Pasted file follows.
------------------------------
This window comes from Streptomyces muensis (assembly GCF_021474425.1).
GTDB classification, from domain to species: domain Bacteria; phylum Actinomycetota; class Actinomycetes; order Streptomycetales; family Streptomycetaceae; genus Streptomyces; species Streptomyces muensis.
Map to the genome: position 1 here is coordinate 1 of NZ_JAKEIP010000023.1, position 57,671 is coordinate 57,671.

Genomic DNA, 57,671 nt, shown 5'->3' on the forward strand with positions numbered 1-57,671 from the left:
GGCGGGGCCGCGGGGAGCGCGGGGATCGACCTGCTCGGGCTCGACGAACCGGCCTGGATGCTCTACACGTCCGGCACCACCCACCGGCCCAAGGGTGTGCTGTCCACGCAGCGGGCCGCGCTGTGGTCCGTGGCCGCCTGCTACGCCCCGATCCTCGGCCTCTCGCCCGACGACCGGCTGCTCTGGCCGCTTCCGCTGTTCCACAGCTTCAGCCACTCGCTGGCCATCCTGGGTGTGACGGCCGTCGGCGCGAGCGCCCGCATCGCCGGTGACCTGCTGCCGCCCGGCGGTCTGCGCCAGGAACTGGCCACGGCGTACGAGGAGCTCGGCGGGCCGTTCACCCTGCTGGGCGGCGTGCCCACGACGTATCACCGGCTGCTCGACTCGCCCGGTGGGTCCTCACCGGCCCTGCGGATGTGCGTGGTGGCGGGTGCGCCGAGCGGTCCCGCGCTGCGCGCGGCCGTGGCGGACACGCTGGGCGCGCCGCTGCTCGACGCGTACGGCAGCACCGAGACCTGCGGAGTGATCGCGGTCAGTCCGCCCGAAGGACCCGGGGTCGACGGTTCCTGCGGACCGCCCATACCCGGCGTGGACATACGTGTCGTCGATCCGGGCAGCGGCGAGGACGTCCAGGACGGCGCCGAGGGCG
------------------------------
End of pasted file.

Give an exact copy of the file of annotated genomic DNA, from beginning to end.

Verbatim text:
This window comes from Streptomyces muensis (assembly GCF_021474425.1).
GTDB classification, from domain to species: domain Bacteria; phylum Actinomycetota; class Actinomycetes; order Streptomycetales; family Streptomycetaceae; genus Streptomyces; species Streptomyces muensis.
Map to the genome: position 1 here is coordinate 1 of NZ_JAKEIP010000023.1, position 57,671 is coordinate 57,671.

Genomic DNA, 57,671 nt, shown 5'->3' on the forward strand with positions numbered 1-57,671 from the left:
GGCGGGGCCGCGGGGAGCGCGGGGATCGACCTGCTCGGGCTCGACGAACCGGCCTGGATGCTCTACACGTCCGGCACCACCCACCGGCCCAAGGGTGTGCTGTCCACGCAGCGGGCCGCGCTGTGGTCCGTGGCCGCCTGCTACGCCCCGATCCTCGGCCTCTCGCCCGACGACCGGCTGCTCTGGCCGCTTCCGCTGTTCCACAGCTTCAGCCACTCGCTGGCCATCCTGGGTGTGACGGCCGTCGGCGCGAGCGCCCGCATCGCCGGTGACCTGCTGCCGCCCGGCGGTCTGCGCCAGGAACTGGCCACGGCGTACGAGGAGCTCGGCGGGCCGTTCACCCTGCTGGGCGGCGTGCCCACGACGTATCACCGGCTGCTCGACTCGCCCGGTGGGTCCTCACCGGCCCTGCGGATGTGCGTGGTGGCGGGTGCGCCGAGCGGTCCCGCGCTGCGCGCGGCCGTGGCGGACACGCTGGGCGCGCCGCTGCTCGACGCGTACGGCAGCACCGAGACCTGCGGAGTGATCGCGGTCAGTCCGCCCGAAGGACCCGGGGTCGACGGTTCCTGCGGACCGCCCATACCCGGCGTGGACATACGTGTCGTCGATCCGGGCAGCGGCGAGGACGTCCAGGACGGCGCCGAGGGCG